The Washington File (Kristofer Angle, "EXPERTS SAY SARS HAS POTENTIAL TO BECOME MAJOR HEALTH THREAT," Washington DC, 04/08/03) reported that there is a very real possibility that the Severe Acute Respiratory Syndrome (SARS) virus could continue to spread and evolve into a "major health threat," said Dr. Anthony Fauci, director of the National Institute of Allergy and Infectious Diseases. "Currently there are no adequate therapies and no adequate vaccines available," Fauci told the Senate Committee on Health, Education, Labor and Pensions. He added that this new virus is unlike anything he's seen. SARS is believed to be caused by a type of coronavirus, which is only a single strand of RNA (ribonucleic acid). This point is of particular concern among the medical community because its structure makes it very easy to mutate. "SARS has the potential to spread quickly, we've seen that," said Julie Gerberding, director for the Centers for Disease Control and Prevention (CDC). It also has the potential to spread globally, we've seen that." Gerberding testified there is no known effective treatment for SARS. Although the antiviral drug ribavirin is being tried, "we are becoming increasingly pessimistic that the current treatment is not working," said Gerberding. The panel of experts agreed that developing a working vaccine will take over a year. Gerberding further added that the biggest challenge right now is finding an effective diagnostics test. Symptoms of SARS in its early stages are consistent with the flu. This makes identifying and isolating SARS patients very difficult.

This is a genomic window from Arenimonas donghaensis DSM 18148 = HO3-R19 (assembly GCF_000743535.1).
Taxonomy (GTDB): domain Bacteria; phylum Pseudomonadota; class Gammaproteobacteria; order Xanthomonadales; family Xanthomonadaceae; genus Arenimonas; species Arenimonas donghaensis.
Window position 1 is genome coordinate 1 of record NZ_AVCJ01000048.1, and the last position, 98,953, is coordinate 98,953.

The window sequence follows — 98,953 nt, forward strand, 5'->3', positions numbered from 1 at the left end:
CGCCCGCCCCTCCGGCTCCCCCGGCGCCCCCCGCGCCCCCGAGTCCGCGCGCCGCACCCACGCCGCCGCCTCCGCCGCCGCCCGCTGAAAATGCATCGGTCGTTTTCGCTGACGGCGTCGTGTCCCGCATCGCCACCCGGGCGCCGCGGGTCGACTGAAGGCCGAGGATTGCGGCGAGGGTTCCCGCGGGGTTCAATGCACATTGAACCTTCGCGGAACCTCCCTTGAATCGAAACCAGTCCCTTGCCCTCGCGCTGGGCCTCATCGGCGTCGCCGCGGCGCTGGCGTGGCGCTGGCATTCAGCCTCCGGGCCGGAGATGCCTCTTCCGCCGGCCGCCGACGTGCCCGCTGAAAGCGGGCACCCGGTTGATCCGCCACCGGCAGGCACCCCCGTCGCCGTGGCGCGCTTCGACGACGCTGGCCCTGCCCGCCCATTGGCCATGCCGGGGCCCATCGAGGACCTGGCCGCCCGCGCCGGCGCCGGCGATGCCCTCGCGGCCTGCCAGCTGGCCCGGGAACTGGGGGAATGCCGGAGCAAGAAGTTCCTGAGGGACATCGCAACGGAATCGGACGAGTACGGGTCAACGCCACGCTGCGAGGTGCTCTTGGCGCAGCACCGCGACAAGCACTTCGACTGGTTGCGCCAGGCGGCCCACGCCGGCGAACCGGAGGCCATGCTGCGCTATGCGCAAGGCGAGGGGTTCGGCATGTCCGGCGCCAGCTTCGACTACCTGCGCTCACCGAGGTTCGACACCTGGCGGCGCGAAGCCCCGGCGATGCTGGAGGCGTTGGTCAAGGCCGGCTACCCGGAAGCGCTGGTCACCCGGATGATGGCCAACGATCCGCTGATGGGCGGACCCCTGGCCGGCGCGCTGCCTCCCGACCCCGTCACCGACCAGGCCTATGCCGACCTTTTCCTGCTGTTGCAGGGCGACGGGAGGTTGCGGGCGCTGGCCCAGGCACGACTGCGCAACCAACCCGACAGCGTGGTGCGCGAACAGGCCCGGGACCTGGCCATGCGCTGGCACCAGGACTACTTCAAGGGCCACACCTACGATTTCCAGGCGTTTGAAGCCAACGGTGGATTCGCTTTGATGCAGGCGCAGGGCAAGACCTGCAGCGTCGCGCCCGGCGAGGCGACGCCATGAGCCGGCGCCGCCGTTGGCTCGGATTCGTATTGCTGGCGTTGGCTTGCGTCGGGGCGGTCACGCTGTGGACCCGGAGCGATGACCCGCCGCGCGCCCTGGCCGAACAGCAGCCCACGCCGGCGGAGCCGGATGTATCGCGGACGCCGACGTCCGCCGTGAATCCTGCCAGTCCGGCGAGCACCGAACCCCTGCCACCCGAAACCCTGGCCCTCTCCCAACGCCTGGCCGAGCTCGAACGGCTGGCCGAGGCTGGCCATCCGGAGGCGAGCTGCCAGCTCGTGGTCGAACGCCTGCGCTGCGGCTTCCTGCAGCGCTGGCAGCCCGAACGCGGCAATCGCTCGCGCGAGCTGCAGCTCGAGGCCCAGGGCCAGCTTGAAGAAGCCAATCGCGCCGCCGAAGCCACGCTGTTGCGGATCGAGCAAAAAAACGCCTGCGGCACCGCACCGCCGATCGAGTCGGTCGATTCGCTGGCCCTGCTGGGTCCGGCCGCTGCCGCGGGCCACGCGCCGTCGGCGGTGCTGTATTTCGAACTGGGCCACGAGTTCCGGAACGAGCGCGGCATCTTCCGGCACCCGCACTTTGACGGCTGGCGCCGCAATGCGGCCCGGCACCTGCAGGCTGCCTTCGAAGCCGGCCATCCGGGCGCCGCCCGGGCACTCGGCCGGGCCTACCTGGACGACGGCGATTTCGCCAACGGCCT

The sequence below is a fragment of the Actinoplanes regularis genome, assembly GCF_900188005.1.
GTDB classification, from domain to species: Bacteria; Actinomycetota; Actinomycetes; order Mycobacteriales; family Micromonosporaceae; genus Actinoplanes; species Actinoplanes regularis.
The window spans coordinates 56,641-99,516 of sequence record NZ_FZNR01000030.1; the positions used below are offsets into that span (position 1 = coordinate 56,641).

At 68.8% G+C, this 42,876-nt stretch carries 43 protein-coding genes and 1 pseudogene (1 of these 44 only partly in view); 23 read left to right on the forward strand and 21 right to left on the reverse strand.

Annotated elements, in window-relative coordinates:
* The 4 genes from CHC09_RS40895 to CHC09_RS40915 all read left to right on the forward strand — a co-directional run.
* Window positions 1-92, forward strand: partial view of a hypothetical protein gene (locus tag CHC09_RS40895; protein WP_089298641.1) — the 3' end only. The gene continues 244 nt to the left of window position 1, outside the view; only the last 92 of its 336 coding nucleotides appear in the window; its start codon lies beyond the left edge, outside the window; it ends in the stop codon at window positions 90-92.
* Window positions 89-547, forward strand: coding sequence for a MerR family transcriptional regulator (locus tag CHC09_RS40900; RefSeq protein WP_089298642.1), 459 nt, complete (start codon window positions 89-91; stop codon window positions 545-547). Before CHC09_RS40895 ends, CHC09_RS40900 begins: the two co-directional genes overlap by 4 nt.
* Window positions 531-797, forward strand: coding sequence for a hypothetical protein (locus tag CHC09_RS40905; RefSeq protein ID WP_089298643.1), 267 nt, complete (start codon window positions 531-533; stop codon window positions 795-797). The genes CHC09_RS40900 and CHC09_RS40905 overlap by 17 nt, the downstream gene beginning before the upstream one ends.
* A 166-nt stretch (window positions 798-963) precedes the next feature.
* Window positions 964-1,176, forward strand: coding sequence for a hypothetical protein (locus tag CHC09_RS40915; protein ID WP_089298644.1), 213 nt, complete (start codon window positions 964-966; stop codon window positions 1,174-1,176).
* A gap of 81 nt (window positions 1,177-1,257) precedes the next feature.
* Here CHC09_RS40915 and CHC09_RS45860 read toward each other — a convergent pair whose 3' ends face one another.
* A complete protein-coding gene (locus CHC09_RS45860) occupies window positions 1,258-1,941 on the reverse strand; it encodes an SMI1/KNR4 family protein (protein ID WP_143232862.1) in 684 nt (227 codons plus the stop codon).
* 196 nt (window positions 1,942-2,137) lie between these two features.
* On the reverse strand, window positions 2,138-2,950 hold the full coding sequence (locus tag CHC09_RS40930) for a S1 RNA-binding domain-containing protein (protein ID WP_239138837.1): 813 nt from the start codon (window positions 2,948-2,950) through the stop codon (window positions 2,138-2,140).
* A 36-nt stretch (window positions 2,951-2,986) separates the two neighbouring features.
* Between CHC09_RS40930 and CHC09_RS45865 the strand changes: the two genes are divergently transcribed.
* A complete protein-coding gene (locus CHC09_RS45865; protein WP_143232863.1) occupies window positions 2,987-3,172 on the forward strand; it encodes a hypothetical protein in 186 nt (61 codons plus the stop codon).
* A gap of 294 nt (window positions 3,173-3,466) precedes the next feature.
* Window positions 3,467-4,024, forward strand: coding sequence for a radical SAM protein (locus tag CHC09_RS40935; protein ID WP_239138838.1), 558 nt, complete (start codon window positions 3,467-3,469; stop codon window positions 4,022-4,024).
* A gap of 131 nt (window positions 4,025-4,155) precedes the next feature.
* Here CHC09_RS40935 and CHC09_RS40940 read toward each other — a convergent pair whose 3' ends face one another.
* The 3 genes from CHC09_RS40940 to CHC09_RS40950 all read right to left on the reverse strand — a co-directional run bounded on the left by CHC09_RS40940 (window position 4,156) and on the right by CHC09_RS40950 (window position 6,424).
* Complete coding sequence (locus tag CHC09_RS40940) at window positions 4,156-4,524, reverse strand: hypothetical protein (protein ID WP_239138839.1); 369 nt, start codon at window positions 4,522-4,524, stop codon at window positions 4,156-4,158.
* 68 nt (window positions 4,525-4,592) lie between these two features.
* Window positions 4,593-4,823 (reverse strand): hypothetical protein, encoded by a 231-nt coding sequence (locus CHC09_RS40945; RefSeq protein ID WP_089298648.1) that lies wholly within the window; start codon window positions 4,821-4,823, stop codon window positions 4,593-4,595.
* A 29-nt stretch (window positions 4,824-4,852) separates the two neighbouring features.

next itemprev. itemcontentscontacts

8. SARS Cockroach Theory